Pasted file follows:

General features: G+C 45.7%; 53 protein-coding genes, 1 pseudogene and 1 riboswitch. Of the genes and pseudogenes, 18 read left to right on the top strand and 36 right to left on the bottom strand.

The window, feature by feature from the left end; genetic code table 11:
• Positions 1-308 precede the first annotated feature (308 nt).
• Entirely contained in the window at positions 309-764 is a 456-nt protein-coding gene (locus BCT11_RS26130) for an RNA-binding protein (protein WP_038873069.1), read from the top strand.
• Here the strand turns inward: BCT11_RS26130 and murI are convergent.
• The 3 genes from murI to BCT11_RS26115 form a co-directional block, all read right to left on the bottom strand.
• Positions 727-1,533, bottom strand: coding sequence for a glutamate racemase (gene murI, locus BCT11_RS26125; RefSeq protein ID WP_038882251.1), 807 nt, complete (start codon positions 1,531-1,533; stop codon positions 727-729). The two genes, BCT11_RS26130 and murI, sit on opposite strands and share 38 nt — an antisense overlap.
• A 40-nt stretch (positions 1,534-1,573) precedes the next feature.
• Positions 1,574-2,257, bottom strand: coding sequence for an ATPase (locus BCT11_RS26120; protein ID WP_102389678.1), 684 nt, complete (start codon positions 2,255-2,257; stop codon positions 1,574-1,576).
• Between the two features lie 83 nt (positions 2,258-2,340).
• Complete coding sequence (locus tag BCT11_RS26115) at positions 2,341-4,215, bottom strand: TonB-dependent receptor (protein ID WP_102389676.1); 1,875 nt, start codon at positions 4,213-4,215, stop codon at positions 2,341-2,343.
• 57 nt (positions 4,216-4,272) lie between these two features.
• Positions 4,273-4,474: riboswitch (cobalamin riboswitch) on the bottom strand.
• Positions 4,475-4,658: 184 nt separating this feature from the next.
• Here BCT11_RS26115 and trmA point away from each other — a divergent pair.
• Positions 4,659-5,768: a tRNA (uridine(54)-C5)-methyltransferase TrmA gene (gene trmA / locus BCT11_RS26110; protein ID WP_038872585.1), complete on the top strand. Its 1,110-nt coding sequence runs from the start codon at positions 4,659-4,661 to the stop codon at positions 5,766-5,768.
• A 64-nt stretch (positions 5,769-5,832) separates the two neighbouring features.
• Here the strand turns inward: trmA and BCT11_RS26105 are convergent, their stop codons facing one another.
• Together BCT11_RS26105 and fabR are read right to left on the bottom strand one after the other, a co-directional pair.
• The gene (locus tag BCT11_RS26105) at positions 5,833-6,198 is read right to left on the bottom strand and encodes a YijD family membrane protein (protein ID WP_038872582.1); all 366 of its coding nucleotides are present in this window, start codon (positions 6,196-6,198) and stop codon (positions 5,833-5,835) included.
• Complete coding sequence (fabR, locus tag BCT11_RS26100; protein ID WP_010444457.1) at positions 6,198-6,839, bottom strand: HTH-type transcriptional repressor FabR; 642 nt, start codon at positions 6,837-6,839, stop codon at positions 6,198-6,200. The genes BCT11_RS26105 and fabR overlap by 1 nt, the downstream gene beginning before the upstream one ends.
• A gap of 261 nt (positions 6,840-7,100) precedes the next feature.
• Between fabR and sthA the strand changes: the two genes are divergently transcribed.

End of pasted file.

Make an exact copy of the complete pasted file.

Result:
General features: G+C 45.7%; 53 protein-coding genes, 1 pseudogene and 1 riboswitch. Of the genes and pseudogenes, 18 read left to right on the top strand and 36 right to left on the bottom strand.

The window, feature by feature from the left end; genetic code table 11:
• Positions 1-308 precede the first annotated feature (308 nt).
• Entirely contained in the window at positions 309-764 is a 456-nt protein-coding gene (locus BCT11_RS26130) for an RNA-binding protein (protein WP_038873069.1), read from the top strand.
• Here the strand turns inward: BCT11_RS26130 and murI are convergent.
• The 3 genes from murI to BCT11_RS26115 form a co-directional block, all read right to left on the bottom strand.
• Positions 727-1,533, bottom strand: coding sequence for a glutamate racemase (gene murI, locus BCT11_RS26125; RefSeq protein ID WP_038882251.1), 807 nt, complete (start codon positions 1,531-1,533; stop codon positions 727-729). The two genes, BCT11_RS26130 and murI, sit on opposite strands and share 38 nt — an antisense overlap.
• A 40-nt stretch (positions 1,534-1,573) precedes the next feature.
• Positions 1,574-2,257, bottom strand: coding sequence for an ATPase (locus BCT11_RS26120; protein ID WP_102389678.1), 684 nt, complete (start codon positions 2,255-2,257; stop codon positions 1,574-1,576).
• Between the two features lie 83 nt (positions 2,258-2,340).
• Complete coding sequence (locus tag BCT11_RS26115) at positions 2,341-4,215, bottom strand: TonB-dependent receptor (protein ID WP_102389676.1); 1,875 nt, start codon at positions 4,213-4,215, stop codon at positions 2,341-2,343.
• 57 nt (positions 4,216-4,272) lie between these two features.
• Positions 4,273-4,474: riboswitch (cobalamin riboswitch) on the bottom strand.
• Positions 4,475-4,658: 184 nt separating this feature from the next.
• Here BCT11_RS26115 and trmA point away from each other — a divergent pair.
• Positions 4,659-5,768: a tRNA (uridine(54)-C5)-methyltransferase TrmA gene (gene trmA / locus BCT11_RS26110; protein ID WP_038872585.1), complete on the top strand. Its 1,110-nt coding sequence runs from the start codon at positions 4,659-4,661 to the stop codon at positions 5,766-5,768.
• A 64-nt stretch (positions 5,769-5,832) separates the two neighbouring features.
• Here the strand turns inward: trmA and BCT11_RS26105 are convergent, their stop codons facing one another.
• Together BCT11_RS26105 and fabR are read right to left on the bottom strand one after the other, a co-directional pair.
• The gene (locus tag BCT11_RS26105) at positions 5,833-6,198 is read right to left on the bottom strand and encodes a YijD family membrane protein (protein ID WP_038872582.1); all 366 of its coding nucleotides are present in this window, start codon (positions 6,196-6,198) and stop codon (positions 5,833-5,835) included.
• Complete coding sequence (fabR, locus tag BCT11_RS26100; protein ID WP_010444457.1) at positions 6,198-6,839, bottom strand: HTH-type transcriptional repressor FabR; 642 nt, start codon at positions 6,837-6,839, stop codon at positions 6,198-6,200. The genes BCT11_RS26105 and fabR overlap by 1 nt, the downstream gene beginning before the upstream one ends.
• A gap of 261 nt (positions 6,840-7,100) precedes the next feature.
• Between fabR and sthA the strand changes: the two genes are divergently transcribed.